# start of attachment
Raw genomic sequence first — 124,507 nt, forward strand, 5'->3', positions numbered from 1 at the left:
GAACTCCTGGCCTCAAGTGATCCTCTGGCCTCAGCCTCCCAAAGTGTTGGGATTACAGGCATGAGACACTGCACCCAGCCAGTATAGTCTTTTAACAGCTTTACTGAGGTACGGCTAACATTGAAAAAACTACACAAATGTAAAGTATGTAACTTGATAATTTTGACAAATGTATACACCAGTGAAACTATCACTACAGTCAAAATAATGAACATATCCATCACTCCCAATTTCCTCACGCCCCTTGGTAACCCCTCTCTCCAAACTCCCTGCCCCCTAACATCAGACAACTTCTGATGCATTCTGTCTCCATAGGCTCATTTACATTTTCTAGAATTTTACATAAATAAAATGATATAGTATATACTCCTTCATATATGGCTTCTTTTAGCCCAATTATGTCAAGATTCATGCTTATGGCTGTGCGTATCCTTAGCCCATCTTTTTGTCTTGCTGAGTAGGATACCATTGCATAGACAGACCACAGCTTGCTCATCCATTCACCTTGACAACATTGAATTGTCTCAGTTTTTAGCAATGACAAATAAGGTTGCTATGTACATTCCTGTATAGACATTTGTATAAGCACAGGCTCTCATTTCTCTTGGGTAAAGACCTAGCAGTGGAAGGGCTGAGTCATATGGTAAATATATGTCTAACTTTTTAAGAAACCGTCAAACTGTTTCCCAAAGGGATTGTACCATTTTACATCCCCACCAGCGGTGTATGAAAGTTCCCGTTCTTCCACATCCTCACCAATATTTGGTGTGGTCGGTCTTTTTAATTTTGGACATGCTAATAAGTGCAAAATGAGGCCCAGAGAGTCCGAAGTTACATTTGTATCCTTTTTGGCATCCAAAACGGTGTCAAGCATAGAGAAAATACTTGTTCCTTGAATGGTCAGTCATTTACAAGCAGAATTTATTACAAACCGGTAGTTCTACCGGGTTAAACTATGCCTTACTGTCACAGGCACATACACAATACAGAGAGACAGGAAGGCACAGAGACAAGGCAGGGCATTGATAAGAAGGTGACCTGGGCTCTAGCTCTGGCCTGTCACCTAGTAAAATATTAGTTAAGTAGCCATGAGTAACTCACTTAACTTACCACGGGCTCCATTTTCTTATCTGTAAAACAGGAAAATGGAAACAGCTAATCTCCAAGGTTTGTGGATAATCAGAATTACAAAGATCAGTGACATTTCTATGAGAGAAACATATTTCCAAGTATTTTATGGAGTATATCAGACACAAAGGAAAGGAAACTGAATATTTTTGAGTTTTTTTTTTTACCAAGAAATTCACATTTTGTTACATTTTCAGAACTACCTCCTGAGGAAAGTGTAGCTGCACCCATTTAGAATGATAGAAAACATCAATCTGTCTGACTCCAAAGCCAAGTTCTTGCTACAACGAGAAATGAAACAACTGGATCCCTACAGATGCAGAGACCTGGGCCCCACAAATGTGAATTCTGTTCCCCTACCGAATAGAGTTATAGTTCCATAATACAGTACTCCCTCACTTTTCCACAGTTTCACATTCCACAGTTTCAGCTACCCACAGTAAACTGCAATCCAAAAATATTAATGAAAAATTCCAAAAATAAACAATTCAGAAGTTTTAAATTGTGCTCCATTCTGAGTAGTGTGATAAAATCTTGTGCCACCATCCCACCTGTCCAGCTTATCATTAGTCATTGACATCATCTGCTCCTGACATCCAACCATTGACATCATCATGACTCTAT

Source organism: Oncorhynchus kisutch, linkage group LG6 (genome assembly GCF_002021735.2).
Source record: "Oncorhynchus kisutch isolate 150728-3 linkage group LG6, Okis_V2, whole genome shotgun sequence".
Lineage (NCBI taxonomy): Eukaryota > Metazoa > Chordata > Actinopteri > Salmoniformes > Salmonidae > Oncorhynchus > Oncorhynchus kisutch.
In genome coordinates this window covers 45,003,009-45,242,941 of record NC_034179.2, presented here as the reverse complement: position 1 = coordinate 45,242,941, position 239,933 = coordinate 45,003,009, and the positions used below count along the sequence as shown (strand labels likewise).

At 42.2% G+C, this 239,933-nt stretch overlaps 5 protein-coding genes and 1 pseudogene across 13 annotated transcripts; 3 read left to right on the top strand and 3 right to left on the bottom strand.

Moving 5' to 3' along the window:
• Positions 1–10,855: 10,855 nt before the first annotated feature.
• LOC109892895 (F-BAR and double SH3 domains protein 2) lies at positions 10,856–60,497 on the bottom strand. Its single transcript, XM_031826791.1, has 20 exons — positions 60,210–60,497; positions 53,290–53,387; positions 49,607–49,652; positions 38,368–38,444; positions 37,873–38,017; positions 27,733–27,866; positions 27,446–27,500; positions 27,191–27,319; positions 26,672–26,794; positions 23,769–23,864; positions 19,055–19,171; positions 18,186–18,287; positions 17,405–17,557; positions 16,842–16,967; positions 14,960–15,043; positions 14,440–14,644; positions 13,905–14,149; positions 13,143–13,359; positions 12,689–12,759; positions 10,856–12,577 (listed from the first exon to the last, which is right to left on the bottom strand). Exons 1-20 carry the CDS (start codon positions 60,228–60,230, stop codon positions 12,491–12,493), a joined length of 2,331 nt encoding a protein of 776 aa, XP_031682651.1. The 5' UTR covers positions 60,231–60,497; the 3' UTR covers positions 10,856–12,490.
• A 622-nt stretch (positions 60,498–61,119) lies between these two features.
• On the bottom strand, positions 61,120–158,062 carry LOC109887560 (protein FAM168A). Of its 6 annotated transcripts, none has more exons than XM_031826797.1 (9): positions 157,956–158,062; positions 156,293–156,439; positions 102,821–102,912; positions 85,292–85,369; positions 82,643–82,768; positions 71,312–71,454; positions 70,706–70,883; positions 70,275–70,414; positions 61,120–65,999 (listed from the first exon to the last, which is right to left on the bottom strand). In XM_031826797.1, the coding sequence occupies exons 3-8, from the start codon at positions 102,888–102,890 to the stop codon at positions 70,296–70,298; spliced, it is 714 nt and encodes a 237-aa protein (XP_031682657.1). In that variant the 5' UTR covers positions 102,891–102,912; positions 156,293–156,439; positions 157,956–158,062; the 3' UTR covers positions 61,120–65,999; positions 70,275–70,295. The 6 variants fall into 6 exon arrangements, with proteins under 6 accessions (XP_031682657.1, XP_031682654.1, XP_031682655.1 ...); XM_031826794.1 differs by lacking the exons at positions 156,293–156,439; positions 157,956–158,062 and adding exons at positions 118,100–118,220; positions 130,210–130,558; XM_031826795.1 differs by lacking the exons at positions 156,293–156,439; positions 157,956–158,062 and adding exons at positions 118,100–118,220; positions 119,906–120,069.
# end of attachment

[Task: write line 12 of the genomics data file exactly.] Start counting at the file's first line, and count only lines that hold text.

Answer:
• On the bottom strand, positions 61,120–158,062 carry LOC109887560 (protein FAM168A). Of its 6 annotated transcripts, none has more exons than XM_031826797.1 (9): positions 157,956–158,062; positions 156,293–156,439; positions 102,821–102,912; positions 85,292–85,369; positions 82,643–82,768; positions 71,312–71,454; positions 70,706–70,883; positions 70,275–70,414; positions 61,120–65,999 (listed from the first exon to the last, which is right to left on the bottom strand). In XM_031826797.1, the coding sequence occupies exons 3-8, from the start codon at positions 102,888–102,890 to the stop codon at positions 70,296–70,298; spliced, it is 714 nt and encodes a 237-aa protein (XP_031682657.1). In that variant the 5' UTR covers positions 102,891–102,912; positions 156,293–156,439; positions 157,956–158,062; the 3' UTR covers positions 61,120–65,999; positions 70,275–70,295. The 6 variants fall into 6 exon arrangements, with proteins under 6 accessions (XP_031682657.1, XP_031682654.1, XP_031682655.1 ...); XM_031826794.1 differs by lacking the exons at positions 156,293–156,439; positions 157,956–158,062 and adding exons at positions 118,100–118,220; positions 130,210–130,558; XM_031826795.1 differs by lacking the exons at positions 156,293–156,439; positions 157,956–158,062 and adding exons at positions 118,100–118,220; positions 119,906–120,069.